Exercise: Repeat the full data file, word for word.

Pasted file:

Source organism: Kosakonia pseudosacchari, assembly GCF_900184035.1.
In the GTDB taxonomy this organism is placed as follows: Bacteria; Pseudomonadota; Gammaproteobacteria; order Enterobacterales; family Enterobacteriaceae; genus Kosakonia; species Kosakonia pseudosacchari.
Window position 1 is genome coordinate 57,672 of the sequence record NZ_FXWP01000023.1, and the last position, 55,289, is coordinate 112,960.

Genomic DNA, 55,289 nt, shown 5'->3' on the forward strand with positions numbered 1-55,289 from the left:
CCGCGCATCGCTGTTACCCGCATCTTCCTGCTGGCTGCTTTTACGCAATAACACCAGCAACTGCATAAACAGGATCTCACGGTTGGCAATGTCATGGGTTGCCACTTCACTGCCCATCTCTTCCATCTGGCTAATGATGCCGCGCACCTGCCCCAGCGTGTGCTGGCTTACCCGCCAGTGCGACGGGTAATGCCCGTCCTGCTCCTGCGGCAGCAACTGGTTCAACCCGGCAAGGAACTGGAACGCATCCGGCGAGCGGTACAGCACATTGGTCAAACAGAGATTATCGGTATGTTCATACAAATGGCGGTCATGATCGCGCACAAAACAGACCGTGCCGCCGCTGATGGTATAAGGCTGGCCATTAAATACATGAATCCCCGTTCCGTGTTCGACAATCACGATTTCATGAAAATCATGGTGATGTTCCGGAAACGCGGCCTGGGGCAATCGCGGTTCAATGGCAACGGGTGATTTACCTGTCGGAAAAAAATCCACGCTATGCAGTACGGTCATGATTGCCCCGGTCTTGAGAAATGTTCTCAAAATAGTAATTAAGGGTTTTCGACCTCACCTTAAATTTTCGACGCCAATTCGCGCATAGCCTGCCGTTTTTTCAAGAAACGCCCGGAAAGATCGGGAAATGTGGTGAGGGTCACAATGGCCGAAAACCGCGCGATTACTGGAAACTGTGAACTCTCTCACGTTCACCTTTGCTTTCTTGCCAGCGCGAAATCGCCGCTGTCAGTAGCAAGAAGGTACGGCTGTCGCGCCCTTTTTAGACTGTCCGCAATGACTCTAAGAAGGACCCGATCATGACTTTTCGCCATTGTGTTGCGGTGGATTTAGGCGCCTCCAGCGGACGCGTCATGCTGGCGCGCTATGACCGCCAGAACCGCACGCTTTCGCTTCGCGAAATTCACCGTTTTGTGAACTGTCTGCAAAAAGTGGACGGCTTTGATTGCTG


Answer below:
Source organism: Kosakonia pseudosacchari, assembly GCF_900184035.1.
In the GTDB taxonomy this organism is placed as follows: Bacteria; Pseudomonadota; Gammaproteobacteria; order Enterobacterales; family Enterobacteriaceae; genus Kosakonia; species Kosakonia pseudosacchari.
Window position 1 is genome coordinate 57,672 of the sequence record NZ_FXWP01000023.1, and the last position, 55,289, is coordinate 112,960.

Genomic DNA, 55,289 nt, shown 5'->3' on the forward strand with positions numbered 1-55,289 from the left:
CCGCGCATCGCTGTTACCCGCATCTTCCTGCTGGCTGCTTTTACGCAATAACACCAGCAACTGCATAAACAGGATCTCACGGTTGGCAATGTCATGGGTTGCCACTTCACTGCCCATCTCTTCCATCTGGCTAATGATGCCGCGCACCTGCCCCAGCGTGTGCTGGCTTACCCGCCAGTGCGACGGGTAATGCCCGTCCTGCTCCTGCGGCAGCAACTGGTTCAACCCGGCAAGGAACTGGAACGCATCCGGCGAGCGGTACAGCACATTGGTCAAACAGAGATTATCGGTATGTTCATACAAATGGCGGTCATGATCGCGCACAAAACAGACCGTGCCGCCGCTGATGGTATAAGGCTGGCCATTAAATACATGAATCCCCGTTCCGTGTTCGACAATCACGATTTCATGAAAATCATGGTGATGTTCCGGAAACGCGGCCTGGGGCAATCGCGGTTCAATGGCAACGGGTGATTTACCTGTCGGAAAAAAATCCACGCTATGCAGTACGGTCATGATTGCCCCGGTCTTGAGAAATGTTCTCAAAATAGTAATTAAGGGTTTTCGACCTCACCTTAAATTTTCGACGCCAATTCGCGCATAGCCTGCCGTTTTTTCAAGAAACGCCCGGAAAGATCGGGAAATGTGGTGAGGGTCACAATGGCCGAAAACCGCGCGATTACTGGAAACTGTGAACTCTCTCACGTTCACCTTTGCTTTCTTGCCAGCGCGAAATCGCCGCTGTCAGTAGCAAGAAGGTACGGCTGTCGCGCCCTTTTTAGACTGTCCGCAATGACTCTAAGAAGGACCCGATCATGACTTTTCGCCATTGTGTTGCGGTGGATTTAGGCGCCTCCAGCGGACGCGTCATGCTGGCGCGCTATGACCGCCAGAACCGCACGCTTTCGCTTCGCGAAATTCACCGTTTTGTGAACTGTCTGCAAAAAGTGGACGGCTTTGATTGCTG